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Cuba travel guide
Capital city: Havana
Form of state: Republic
Citizen count: 11.238.317
Police emergency calls: 106
Emergency fire engine calls: 105
Country code for calls: +53
Circuitry voltage: 110 or 220 Volts
Witness this breath-taking Caribbean island surrounded by beautiful beaches and nature reserves.Learn Spanish in the fascinating city of Havana. This tropical country is known for its energetic locals, authentic cuisine and a romantic musical scene that is famous for captivating its visitor. Cuba is the ideal destination to learn the romantic Spanish language with passion and energy fueling every aspect of this stunning Caribbean island.
The Cuban history, culture and heritage will enthral every visitor while spoiling them for choice, with an endless number of tourist attractions to visit. Allow the unique rhythm of Havana to inspire you while you learn a lifelong language skill, create unforgettable memories and meet friends who will experience this incredible journey with you. Spanish courses in Cuba are becoming a popular choice among students when deciding where to learn Spanish. Many people jump at the opportunity to see this fascinating Caribbean island; and improve their ability to speak Spanish. But don't just take our word for it, experience all of this for yourself during one of our Spanish courses in Cuba!The home of passionate rhythms, rum, cigars and classic cars offers a diverse tropical landscape that thrives in a wonderful, subtropical climate. The many charming towns and cities filled with colonial architecture, bars, restaurants and museums, boast a rich artistic and cultural heritage.
This Caribbean island offers a wide diversity of cultures; music and dance being major factors. Mambo, Rumba, Salsa or the Cha Cha Cha are just some of the many popular local dances. Cuba is also known for its literary enthusiasts which holds a particular significance to Cubans. Students are encouraged to spend their free time absorbing the culture and exploring the wonders of their surroundings. Our students are also awarded with endless opportunities to hear the Spanish language in its natural everyday use in an environment which fuels a passion for everything Spanish. The welcoming Cuban community coupled with Havana’s exquisite landscapes will leave every student inspired to learn the language and embrace the laid-back lifestyle.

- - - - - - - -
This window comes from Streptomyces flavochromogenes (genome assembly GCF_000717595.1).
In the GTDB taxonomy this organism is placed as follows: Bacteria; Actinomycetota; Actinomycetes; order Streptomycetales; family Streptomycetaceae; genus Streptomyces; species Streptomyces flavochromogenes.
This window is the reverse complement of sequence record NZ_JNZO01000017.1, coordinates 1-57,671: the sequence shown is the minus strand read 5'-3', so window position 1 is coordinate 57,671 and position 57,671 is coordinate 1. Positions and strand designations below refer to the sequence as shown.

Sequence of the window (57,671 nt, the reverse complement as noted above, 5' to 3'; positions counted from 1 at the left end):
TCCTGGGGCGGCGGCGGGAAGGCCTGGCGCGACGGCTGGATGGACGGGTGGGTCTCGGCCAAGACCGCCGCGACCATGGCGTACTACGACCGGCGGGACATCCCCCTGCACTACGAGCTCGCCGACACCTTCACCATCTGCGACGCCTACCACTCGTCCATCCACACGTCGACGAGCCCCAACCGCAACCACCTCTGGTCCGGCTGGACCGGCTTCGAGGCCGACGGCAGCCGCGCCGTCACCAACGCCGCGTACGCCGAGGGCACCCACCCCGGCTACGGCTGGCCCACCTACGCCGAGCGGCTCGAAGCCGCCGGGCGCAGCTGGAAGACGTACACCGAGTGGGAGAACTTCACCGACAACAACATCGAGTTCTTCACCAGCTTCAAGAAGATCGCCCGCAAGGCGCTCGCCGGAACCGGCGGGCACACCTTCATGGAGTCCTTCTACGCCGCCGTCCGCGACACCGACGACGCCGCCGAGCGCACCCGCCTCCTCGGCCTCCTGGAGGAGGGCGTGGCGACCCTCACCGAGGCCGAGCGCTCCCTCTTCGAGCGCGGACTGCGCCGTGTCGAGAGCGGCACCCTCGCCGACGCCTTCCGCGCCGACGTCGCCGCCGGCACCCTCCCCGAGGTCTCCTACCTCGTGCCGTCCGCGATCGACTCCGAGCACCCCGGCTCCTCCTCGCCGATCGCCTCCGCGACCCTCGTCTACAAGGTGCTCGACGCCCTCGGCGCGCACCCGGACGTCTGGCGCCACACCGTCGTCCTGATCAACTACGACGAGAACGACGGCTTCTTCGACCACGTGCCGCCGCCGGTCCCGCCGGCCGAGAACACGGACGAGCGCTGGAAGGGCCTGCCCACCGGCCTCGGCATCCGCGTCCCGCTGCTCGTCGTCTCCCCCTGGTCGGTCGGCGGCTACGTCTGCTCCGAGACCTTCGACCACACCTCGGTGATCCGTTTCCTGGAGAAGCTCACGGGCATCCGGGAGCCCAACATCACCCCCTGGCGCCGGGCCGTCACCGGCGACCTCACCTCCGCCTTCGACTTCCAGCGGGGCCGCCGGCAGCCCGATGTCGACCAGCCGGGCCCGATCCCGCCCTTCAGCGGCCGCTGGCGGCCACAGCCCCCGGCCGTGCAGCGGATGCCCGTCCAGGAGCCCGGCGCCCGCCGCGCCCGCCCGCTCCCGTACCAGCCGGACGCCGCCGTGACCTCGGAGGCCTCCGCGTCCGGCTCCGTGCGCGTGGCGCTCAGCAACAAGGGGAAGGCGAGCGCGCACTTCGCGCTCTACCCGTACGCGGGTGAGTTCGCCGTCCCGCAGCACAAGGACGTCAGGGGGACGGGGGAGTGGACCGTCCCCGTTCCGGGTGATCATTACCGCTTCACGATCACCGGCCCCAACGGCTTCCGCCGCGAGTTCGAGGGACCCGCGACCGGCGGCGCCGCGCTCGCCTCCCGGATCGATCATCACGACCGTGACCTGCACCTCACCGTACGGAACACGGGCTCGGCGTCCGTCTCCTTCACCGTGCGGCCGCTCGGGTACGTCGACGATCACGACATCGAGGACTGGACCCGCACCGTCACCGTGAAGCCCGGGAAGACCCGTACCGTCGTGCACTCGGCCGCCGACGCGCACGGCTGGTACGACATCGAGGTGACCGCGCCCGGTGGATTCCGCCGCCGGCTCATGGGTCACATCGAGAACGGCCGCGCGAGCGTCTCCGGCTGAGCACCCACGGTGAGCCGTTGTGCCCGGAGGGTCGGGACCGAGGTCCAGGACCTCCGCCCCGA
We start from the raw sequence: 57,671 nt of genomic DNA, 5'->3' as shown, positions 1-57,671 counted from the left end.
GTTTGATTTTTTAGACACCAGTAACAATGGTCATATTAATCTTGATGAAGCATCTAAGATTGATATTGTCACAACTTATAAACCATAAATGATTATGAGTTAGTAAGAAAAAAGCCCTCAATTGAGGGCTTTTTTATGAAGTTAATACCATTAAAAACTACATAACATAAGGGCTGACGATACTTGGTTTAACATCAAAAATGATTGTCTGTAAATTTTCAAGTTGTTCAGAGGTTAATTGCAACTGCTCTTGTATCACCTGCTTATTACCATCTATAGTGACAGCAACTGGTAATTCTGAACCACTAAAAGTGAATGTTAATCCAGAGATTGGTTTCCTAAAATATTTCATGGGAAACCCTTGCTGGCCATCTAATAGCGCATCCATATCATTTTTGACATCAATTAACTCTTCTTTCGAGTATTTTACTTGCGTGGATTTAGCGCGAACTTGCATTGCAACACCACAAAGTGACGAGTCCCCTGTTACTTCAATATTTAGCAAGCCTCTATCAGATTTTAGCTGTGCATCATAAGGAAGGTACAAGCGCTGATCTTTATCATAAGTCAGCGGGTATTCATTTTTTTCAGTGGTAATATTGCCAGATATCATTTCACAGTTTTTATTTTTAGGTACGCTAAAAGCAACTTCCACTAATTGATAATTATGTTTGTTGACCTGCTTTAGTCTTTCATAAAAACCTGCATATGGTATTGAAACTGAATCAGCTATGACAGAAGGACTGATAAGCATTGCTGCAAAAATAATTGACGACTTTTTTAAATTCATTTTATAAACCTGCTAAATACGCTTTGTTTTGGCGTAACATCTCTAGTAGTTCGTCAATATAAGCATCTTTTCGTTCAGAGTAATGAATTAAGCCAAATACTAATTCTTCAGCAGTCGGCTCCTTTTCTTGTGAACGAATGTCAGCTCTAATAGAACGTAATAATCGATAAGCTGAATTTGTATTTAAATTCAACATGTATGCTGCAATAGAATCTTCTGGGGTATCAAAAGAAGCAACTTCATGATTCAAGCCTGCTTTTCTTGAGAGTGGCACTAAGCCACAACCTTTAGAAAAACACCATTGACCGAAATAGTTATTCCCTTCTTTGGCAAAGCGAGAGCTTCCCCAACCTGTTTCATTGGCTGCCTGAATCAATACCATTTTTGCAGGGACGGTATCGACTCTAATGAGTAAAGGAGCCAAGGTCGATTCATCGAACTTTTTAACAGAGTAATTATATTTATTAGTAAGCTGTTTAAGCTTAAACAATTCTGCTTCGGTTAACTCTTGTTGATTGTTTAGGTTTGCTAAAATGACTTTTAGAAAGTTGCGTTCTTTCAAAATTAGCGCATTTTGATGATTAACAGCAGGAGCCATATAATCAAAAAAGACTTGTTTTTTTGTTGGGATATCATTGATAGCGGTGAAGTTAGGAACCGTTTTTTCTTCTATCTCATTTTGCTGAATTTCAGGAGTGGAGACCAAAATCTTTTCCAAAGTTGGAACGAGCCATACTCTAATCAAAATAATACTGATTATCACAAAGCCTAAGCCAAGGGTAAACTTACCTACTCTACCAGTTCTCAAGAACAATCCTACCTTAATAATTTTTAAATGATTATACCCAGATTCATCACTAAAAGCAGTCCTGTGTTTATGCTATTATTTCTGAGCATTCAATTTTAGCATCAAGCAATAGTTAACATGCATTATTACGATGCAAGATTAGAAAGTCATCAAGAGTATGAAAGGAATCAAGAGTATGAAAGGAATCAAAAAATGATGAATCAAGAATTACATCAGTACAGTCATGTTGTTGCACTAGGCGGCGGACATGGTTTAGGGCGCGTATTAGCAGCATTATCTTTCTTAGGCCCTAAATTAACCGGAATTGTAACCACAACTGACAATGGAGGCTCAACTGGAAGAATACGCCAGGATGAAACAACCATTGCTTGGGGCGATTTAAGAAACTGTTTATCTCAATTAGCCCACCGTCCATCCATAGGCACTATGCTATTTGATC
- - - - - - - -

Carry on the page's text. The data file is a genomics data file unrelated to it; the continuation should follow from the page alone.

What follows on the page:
Cuba is the largest island in the Caribbean with the highest population of inhabitants. The Cuban population consists mainly of Native American descendants as well as Spanish and African immigrants. Havana is the largest city in Cuba and in the entire Caribbean, a quarter of the population is concentrated in the capital. Some other significantly large cities include Santiago de Cuba, Camaguey, Guantanamo and Holguín. Cuba is an archipelago consisting of the main island with the same name, the Isla de la Juventud and about 4195 smaller islands. This archipelago belongs to the Greater Antilles. Cuba borders the Gulf of Mexico in the northwest, the Atlantic Ocean in the north and the Caribbean Sea in the south. The distance to the American mainland is 180 km.
The Cuban time zone is Greenwich Mean Time (GMT).
Climate and travel seasons
Havana has a specific tropical climate. From November to April is the dry season and from May to October is the rainy season. It is to be expected that there may be tropical cyclones from June to November. Typically the weather ranges from 25C to 35C degrees, with the sun shining for approximately two thirds of the year.
Climate chart for Havana (in degrees Celsius)
Hours of sunlight per day